Iraq escalation heightens political crisis in Washington

By Barry Grey in Washington DC
13 January 2007

Congressional hearings on President Bush’s plan to escalate the war in Iraq revealed broad opposition from both Democrats and prominent Republicans.

Secretary of State Condoleezza Rice testified Thursday before the foreign relations committees in both the Senate and the House of Representatives. Defense Secretary Robert Gates and Chairman of the Joint Chiefs of Staff Peter Pace testified before the House Armed Services Committee Thursday and the Senate Armed Services Committee on Friday.

Rice’s appearance before the Senate Foreign Relations Committee was particularly contentious. It highlighted the concerns among legislators on both sides of the aisle that Bush’s decision to send more than 21,000 US troops to Iraq, announced in a televised speech Wednesday, is a prelude to stepped-up provocations against Syria and Iran, leading to military action against one or both countries.

The issue was directly posed by Senator Joseph Biden, the Democratic chairman of the committee, both in his opening remarks and in his questioning of Rice. Biden declared that the American people had hoped to hear a plan that would “start to bring our troops home,” but instead “they heard a plan to escalate the war—not only in Iraq, but possibly into Iran and Syria as well.” He continued, “The president’s strategy is not a solution, it is a tragic mistake.”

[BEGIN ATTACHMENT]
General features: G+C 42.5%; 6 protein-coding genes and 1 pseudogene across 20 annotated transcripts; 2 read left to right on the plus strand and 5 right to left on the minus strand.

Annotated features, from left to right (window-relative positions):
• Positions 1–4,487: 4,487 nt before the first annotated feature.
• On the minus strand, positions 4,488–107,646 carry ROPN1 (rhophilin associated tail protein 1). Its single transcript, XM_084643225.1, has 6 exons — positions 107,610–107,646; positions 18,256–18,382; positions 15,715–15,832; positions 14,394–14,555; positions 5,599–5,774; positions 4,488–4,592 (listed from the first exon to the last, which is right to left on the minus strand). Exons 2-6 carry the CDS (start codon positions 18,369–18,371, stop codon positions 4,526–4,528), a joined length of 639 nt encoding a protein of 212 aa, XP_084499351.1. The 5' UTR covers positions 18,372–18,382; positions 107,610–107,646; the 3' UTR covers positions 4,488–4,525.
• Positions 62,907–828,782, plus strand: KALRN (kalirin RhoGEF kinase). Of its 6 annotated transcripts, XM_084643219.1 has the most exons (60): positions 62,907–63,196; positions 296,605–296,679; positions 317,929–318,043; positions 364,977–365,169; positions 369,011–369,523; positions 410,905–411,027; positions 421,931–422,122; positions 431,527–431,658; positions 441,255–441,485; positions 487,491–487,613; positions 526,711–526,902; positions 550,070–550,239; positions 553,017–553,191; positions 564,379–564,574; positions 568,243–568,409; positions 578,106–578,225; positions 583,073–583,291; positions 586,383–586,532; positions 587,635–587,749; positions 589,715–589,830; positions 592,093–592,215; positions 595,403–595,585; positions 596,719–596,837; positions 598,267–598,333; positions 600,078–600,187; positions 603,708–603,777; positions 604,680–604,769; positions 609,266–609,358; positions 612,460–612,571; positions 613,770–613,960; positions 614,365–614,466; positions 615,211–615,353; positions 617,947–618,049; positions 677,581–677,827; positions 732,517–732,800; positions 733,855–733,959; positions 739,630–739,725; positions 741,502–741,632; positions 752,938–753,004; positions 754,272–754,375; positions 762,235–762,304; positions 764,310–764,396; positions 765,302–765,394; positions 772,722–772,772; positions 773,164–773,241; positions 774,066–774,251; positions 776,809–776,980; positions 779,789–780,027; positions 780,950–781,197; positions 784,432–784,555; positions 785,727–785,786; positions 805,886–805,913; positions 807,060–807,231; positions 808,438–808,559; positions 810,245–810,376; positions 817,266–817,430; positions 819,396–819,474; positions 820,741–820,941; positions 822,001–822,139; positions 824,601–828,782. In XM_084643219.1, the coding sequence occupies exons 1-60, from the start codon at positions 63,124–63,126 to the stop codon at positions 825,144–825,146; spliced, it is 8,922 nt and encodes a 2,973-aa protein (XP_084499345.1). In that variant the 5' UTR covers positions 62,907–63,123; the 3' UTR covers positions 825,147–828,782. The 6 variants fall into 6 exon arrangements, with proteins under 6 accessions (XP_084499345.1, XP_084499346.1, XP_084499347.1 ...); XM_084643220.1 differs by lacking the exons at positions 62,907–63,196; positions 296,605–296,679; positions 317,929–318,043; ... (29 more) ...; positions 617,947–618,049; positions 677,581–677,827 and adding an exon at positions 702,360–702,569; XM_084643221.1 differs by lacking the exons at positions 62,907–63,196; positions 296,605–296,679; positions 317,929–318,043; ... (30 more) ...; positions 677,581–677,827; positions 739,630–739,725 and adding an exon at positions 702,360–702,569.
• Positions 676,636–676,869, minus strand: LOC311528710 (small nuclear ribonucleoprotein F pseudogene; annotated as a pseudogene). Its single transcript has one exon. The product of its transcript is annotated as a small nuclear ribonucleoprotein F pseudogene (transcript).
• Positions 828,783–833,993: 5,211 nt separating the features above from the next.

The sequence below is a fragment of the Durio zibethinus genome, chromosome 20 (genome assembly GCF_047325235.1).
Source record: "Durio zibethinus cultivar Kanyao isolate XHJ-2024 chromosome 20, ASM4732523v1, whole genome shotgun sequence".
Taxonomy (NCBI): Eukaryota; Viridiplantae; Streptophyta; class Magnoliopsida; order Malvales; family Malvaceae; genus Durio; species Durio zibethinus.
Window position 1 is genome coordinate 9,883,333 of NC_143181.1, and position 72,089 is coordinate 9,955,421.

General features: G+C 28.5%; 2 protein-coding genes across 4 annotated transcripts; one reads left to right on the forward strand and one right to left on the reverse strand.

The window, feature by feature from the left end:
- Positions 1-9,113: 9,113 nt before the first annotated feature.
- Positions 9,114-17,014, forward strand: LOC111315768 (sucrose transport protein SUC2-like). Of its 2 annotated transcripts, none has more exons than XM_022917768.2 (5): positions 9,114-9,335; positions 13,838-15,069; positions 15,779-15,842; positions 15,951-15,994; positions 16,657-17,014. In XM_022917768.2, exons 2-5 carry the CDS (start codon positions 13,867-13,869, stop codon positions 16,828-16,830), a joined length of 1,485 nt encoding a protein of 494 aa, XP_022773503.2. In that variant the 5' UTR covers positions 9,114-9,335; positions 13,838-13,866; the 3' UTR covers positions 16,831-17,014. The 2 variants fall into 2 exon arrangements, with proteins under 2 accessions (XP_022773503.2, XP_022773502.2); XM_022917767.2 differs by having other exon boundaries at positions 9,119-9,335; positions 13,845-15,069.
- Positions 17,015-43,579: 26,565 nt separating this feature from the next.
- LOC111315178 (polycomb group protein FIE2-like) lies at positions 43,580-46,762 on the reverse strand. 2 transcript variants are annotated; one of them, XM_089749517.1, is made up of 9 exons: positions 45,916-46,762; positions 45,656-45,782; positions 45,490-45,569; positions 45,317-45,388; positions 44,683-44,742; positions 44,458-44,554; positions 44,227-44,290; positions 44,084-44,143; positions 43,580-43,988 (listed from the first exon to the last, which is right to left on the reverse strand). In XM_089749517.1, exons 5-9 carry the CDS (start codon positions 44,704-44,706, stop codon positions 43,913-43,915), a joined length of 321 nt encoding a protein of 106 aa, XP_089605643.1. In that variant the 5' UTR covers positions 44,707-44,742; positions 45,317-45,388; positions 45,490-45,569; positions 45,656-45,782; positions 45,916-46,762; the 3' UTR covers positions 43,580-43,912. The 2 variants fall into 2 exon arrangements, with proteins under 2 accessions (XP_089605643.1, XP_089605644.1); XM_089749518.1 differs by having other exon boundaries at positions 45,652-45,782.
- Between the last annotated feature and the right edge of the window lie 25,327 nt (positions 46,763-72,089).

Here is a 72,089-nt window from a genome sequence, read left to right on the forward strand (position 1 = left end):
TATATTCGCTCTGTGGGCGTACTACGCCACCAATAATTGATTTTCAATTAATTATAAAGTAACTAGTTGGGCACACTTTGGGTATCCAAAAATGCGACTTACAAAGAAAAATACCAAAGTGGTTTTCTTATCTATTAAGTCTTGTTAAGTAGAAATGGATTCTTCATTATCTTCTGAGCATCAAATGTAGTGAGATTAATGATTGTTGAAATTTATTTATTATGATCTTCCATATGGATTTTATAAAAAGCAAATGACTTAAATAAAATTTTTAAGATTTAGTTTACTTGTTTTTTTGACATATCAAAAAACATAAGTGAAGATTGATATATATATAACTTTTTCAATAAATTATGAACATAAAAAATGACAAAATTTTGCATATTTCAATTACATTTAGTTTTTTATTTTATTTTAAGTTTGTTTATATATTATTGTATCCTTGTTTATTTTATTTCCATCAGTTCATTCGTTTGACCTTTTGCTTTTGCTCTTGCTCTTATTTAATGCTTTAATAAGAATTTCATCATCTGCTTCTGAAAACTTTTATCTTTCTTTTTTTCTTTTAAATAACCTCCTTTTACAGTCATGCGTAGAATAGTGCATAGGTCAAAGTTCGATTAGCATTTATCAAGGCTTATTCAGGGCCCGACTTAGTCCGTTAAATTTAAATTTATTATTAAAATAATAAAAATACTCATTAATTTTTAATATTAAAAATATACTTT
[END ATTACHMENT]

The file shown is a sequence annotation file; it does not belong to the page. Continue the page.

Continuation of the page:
Following Rice’s opening statement, Biden began his questioning by stating: “Last night the president said, and I quote, ‘We will interrupt the flow of support from Iran and Syria. We will seek out and destroy networks providing advanced weaponry and training to our enemies in Iraq.’ Does that not mean the president has plans to cross the Syrian and/or Iranian borders to pursue those persons or individuals or governments providing that help?”

Rice’s answer was deliberately ambiguous. She said, “We are trying to protect our forces and we are doing that by seeking out these networks that we know are operating in Iraq... We are able, as we did on the 21st of December [when US forces seized two Iranian officials in Baghdad] to go after these groups where we find them... What is really being contemplated here in terms of these networks is that we believe we can do what we need to do inside Iraq. Obviously the president isn’t going to rule anything out to protect our troops...”